Joan Didion: The Center Will Not Hold

“Can I show Dana the binder?” Annabelle asks Joan. She says yes, and Annabelle places a large black three-ring binder on my lap. It has tabs for each year, starting in 1979. Under each tab are dated typewritten lists of names. Many are familiar to me, from George Stevens to Gloria Steinem to Bret Easton Ellis. “J & J & Q” is often typed at the top (John, Joan, and Quintana). Annabelle says, “It is Joan’s record of the dinner parties they gave, who came and what the menu was.” That Didion typed and kept these lists I find both eccentric and moving, a fascinating meld of her precision as a writer and her vibrant social life. I turn the pages to the menus Joan prepared. (Planned but not fussy, for example: “Roast chicken with rosemary. Roasted garlic, scallions, carrots, celery. Goat cheese and Brie. Olives. Bibb lettuce vinaigrette. Chocolate and almonds.”) When I contact her later by email, I ask if there was any tension between work and entertaining, the serious writer and the person who loves to cook and throw big Easter parties. Her reply: “There was never tension. Easter parties are important to me.” - Via Vogue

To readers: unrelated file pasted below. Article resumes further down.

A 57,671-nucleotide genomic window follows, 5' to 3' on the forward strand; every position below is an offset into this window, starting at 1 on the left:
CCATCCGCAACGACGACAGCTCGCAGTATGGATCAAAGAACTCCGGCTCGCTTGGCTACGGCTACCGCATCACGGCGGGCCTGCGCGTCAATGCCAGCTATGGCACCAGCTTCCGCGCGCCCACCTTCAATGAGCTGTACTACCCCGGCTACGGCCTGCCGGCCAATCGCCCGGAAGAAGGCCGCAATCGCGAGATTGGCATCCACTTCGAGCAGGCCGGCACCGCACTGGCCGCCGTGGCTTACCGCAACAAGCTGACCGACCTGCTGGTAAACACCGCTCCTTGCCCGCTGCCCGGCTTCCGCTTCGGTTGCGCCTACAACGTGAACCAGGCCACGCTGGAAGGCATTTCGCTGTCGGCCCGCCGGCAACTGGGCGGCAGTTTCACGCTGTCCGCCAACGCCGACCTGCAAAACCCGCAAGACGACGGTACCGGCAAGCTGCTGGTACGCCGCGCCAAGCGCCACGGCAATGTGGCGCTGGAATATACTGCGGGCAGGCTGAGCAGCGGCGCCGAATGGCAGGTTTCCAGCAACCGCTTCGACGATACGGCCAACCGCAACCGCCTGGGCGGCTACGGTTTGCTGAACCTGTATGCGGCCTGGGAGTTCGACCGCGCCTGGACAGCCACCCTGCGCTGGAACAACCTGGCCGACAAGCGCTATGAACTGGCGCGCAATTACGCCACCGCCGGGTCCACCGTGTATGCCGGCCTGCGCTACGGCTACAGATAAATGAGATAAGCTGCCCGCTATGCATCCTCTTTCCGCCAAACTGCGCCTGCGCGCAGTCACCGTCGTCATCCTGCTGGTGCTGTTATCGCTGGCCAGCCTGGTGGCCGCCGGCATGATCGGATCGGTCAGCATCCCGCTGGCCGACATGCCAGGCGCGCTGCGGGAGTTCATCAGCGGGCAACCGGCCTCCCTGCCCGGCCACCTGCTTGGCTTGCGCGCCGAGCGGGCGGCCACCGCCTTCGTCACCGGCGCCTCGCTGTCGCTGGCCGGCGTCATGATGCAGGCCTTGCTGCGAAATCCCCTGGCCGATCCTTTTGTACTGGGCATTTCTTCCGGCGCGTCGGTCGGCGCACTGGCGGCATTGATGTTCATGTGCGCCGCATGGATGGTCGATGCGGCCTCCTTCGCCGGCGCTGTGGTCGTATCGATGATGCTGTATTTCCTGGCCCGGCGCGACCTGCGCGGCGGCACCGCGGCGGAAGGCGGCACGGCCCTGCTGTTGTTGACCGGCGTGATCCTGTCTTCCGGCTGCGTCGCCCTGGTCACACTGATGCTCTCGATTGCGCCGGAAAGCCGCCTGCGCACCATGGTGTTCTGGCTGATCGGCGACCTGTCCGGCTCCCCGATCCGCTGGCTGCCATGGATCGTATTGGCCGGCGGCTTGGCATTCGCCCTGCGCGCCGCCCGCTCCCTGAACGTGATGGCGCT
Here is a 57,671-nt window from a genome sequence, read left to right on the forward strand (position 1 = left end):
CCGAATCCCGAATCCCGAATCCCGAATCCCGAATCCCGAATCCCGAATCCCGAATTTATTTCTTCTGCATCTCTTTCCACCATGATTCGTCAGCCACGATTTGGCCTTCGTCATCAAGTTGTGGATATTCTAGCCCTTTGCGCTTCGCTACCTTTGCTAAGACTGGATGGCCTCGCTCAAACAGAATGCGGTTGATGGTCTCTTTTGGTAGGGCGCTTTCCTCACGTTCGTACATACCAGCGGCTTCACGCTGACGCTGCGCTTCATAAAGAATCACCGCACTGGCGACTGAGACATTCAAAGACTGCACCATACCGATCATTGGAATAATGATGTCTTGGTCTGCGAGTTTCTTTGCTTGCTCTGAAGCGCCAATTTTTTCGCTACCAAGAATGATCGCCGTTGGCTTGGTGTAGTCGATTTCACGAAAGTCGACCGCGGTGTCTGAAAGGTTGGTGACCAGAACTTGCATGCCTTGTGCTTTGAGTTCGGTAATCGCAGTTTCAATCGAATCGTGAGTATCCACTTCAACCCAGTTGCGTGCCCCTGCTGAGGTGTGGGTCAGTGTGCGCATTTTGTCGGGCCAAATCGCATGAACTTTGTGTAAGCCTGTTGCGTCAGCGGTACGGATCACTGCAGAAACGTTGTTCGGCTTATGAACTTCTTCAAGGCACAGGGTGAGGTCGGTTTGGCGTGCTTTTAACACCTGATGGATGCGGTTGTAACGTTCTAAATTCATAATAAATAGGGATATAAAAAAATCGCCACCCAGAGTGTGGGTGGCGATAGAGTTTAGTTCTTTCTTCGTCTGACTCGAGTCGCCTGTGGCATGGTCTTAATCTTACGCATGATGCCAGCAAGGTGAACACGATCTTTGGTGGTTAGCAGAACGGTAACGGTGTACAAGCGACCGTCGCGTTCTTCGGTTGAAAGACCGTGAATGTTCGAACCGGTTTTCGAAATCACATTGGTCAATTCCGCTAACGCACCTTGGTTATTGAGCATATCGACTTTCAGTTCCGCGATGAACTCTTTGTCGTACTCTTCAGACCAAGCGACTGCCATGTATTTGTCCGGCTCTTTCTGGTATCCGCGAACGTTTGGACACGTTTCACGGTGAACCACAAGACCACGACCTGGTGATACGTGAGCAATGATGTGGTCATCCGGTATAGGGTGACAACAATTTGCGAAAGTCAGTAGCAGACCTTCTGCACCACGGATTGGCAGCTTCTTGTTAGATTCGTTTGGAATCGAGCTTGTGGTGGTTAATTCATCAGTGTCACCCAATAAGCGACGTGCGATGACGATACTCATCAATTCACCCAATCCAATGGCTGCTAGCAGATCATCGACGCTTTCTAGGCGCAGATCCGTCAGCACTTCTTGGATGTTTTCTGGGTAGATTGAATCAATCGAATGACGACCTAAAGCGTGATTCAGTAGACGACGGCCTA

I'm guessing if there is anything in this world that will finally force me to figure out how to hook up our TV at this house, it's the release of long awaited Didion documentary. One I've been eagerly chasing since news of it broke early last year. *As I've mentioned before, she's a long time favorite of mine and the subject of a reoccurring dream of mine that I've had for years, in which she is my neighbor and I drop by casually to stalk her home, her words, her style, and wisdom. I haven't had it in awhile, so maybe seeing this will awaken it. Because it's been a really fun thing to live out. 

Like anyone who admires her greatly, over the years I've become just as enthralled with her personally as I am by her writing. This documentary (debuting October on Netflix) is such a treat that way because it delves into everything inside that. Offering an intimate peak into her home life (and home decor which I am utterly obsessed with) family memories, essay insights, thoughts on her work, and some pretty somber questions concerning life and loss. Also, how fabulous does she look here? 82 and stunning as ever.

I'll be set up with wine and cheese the night it lands. Cleo too. Because she's the only other female in this house and therefore ordered to adore absolutely everything I do. So long as we can get the damn TV working, that is.